UK safety charity responds to workers’ rights and building safety announcements in Queen’s Speech

19/12/2019

Responding to the Queen’s Speech, RoSPA chief executive Errol Taylor said: “We were pleased to hear that the Government is set to create new measures to protect tenants through building safety.
 
“Given the Grenfell Tower tragedy in June 2017, these measures inevitably focus on fire prevention. However, it is important to remember that for every fire-related hospital admission in England, there are more than 200 that are caused by accidental falls. These falls could be prevented by zero and low-cost design features and specifications. We must take this opportunity to not only protect residents from fire but also the other, far greater numbers of deaths and serious injuries that are caused by falls.
 
“We urge the Government to consider adopting measures outlined in RoSPA’s Safer by design framework. It provides house builders, architects, housing associations and others with financially- and practically-viable options for designing out the causes of falls and other accidents, which occur at huge rates amongst the population, not least to the most vulnerable – older people, the very young, and the poorest.
 
“Elsewhere, the speech covered a new Employment Bill, with a stated purpose to ‘protect and enhance workers’ rights’. The briefing on the Bill references ‘high standards’, ‘good regulation’ and protection for businesses which do the right thing so they are not undercut by those that do not. While all of these elements sound worthy and are to be welcomed, we have yet to see the detail of how they might correspond to the most fundamental of all workers’ rights – the right to go home safe and healthy at the end of a working day. The health and safety of workers was not explicitly mentioned, and it was also notable that there was no reference to the Government being required to communicate how any new laws might affect workers’ rights and whether the UK would mirror new EU laws – both of which had been mentioned previously. This is disappointing because it appears to remove a key element of accountability in relation to how workers’ rights might change post-Brexit.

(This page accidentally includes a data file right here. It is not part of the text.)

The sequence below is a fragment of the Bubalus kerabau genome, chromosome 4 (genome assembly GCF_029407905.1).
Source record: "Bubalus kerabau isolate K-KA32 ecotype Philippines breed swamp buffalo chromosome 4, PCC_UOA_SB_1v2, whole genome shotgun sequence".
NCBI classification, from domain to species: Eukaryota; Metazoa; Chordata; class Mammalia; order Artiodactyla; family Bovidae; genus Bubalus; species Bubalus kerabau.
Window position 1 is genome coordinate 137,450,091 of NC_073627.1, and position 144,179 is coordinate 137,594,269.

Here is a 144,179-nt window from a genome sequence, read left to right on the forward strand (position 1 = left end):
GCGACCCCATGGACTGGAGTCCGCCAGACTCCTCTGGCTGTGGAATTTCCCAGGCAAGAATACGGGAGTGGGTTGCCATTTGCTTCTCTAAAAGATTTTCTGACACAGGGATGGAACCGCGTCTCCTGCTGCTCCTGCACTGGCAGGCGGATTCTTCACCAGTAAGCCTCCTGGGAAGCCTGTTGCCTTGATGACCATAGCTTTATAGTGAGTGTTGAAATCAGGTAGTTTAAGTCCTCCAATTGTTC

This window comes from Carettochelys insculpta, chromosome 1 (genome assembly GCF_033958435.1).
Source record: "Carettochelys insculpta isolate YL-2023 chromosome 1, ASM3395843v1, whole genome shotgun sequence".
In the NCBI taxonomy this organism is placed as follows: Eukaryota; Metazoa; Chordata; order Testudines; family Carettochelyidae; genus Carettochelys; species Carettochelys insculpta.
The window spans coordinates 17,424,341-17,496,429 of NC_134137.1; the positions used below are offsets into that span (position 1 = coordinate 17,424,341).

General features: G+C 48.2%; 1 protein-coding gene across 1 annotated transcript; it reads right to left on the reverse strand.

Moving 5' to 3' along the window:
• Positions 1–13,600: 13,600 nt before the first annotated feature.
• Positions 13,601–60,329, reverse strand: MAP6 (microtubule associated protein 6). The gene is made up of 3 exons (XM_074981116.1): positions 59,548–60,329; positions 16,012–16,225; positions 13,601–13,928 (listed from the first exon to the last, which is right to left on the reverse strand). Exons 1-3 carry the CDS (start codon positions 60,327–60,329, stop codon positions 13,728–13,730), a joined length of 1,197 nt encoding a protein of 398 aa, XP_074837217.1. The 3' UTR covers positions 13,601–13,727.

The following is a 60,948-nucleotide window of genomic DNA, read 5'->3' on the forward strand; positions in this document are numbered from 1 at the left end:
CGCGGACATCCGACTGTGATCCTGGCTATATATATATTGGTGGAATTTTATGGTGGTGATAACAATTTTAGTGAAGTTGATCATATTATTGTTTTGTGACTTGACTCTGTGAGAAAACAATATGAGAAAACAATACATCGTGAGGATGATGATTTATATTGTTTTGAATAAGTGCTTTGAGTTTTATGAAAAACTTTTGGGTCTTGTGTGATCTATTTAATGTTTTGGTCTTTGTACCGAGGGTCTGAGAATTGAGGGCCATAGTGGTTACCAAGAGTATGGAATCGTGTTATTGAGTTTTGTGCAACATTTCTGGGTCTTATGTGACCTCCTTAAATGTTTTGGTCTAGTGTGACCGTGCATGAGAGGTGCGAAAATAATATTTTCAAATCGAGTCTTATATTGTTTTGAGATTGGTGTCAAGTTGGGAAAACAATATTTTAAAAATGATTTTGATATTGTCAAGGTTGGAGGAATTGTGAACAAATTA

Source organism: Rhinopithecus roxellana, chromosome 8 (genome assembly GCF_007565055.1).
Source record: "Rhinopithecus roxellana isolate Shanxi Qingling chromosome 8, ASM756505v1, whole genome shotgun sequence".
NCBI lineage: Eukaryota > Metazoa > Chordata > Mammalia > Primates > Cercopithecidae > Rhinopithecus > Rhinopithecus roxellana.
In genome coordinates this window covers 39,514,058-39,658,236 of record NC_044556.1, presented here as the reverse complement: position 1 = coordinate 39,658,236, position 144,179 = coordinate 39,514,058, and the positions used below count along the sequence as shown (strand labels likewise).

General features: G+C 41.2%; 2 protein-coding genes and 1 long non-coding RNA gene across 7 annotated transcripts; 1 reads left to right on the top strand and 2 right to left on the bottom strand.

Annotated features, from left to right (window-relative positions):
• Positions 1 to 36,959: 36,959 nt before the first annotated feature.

“We agree with today’s Government briefing that ‘good regulation is essential to successful businesses’, and we would add here that ‘good’ means proportionate to the risk. For health and safety in the workplace, it’s a simple equation – fewer injuries and ill health because of proportionate health and safety equals more time spent at work by more people. When good practice is disregarded, it can be devastating for individuals, families, businesses and communities.
 
“We, together with our sector partners including British Safety Council, the Chartered Institute of Environmental Health and the Institution of Occupational Safety and Health, are discussing ways in which we can work together to make the case for maintaining and enhancing workers’ protections.”
 
See RoSPA’s pre-general election manifesto for more details.

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